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The March Journal Club hosted by Dr. Oliver Medvedik will focus on this recent study that showed transplanting the bone marrow of young laboratory mice into old mice prevented cognitive decline in the old mice, preserving their memory and learning abilities. These findings support the idea that cognitive decline is in part due to the aging of blood cells, which are produced in the bone marrow.

Abstract
Restoration of cognitive function in old mice by transfer of blood or plasma from young mice has been attributed to reduced C–C motif chemokine ligand 11 (CCL11) and β2-microglobulin, which are thought to suppress neurogenesis in the aging brain. However, the specific role of the hematopoietic system in this rejuvenation has not been defined and the importance of neurogenesis in old mice is unclear. Here we report that transplantation of young bone marrow to rejuvenate the hematopoietic system preserved cognitive function in old recipient mice, despite irradiation-induced suppression of neurogenesis, and without reducing β2-microglobulin. Instead, young bone marrow transplantation preserved synaptic connections and reduced microglial activation in the hippocampus. Circulating CCL11 levels were lower in young bone marrow recipients, and CCL11 administration in young mice had the opposite effect, reducing synapses and increasing microglial activation. In conclusion, young blood or bone marrow may represent a future therapeutic strategy for neurodegenerative disease.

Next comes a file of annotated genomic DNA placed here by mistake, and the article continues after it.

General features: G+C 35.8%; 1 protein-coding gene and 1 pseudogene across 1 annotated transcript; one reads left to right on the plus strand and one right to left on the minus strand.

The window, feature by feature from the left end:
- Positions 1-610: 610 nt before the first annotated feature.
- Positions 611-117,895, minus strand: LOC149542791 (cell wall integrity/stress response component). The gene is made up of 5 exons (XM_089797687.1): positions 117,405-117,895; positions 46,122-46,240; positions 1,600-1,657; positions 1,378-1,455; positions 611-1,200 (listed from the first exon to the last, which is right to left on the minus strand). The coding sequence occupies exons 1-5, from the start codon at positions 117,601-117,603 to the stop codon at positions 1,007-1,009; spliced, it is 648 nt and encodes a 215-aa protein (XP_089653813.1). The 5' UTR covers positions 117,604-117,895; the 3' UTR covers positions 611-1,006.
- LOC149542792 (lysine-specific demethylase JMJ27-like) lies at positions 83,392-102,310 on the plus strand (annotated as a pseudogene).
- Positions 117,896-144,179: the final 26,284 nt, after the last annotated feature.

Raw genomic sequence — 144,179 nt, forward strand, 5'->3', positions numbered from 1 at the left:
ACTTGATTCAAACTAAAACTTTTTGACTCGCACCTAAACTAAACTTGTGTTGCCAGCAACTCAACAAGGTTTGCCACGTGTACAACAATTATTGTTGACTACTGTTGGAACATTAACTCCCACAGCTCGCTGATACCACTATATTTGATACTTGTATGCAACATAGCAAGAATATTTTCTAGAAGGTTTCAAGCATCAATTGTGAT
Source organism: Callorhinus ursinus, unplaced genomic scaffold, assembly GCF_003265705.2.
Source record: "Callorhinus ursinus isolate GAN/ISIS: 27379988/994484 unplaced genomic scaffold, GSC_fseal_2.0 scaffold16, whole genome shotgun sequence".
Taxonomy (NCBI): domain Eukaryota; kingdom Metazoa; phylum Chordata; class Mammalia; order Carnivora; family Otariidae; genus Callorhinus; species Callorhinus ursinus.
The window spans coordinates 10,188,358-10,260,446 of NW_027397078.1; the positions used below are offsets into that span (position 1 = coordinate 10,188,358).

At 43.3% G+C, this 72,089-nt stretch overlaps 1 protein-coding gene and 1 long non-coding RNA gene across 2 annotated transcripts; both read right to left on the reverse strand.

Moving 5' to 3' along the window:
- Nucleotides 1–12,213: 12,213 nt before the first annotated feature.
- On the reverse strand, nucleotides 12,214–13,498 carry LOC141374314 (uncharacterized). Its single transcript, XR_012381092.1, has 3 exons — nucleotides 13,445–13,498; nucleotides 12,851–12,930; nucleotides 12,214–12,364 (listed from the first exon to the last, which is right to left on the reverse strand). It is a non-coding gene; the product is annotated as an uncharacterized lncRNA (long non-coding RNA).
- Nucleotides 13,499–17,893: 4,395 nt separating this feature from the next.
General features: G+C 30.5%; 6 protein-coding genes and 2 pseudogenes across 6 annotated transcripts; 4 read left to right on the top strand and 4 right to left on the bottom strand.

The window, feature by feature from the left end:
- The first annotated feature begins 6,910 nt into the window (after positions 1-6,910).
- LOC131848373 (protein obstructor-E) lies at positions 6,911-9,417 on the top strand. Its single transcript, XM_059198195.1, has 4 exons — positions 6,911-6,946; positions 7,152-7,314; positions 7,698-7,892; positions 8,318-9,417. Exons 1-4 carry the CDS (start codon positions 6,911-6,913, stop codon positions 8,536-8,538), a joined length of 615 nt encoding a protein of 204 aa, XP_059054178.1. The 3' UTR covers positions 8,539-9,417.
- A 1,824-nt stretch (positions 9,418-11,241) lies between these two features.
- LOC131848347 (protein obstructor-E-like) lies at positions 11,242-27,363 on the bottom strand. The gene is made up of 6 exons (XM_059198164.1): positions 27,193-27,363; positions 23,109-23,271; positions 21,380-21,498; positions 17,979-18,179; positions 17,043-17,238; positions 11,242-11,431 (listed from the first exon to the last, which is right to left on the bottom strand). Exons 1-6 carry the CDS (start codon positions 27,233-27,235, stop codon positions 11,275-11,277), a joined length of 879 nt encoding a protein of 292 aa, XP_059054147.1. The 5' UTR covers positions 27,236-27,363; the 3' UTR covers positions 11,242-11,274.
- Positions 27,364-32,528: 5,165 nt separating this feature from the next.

Das, M. M., Godoy, M., Chen, S., Moser, V. A., Avalos, P., Roxas, K. M., … & Arditi, M. (2019). Young bone marrow transplantation preserves learning and memory in old mice. Communications biology2(1), 73.

About the author

Dr. Oliver Medvedik

Oliver Medvedik, Co-founder of Genspace citizen science laboratory in Brooklyn NY, earned his Ph.D. at Harvard Medical School in the Biomedical and Biological Sciences program. As part of his doctoral work he has used single-celled budding yeast as a model system to map the genetic pathways that underlie the processes of aging in more complex organisms, such as humans. Prior to arriving in Boston for his doctoral studies, he has lived most of his life in New York City. He obtained his bachelor’s degree in biology from Hunter College, City University of New York. Since graduating from Harvard, he has worked as a biotechnology consultant, taught molecular biology to numerous undergraduates at Harvard University and mentored two of Harvard’s teams for the international genetically engineered machines competition (IGEM) held annually at M.I.T.
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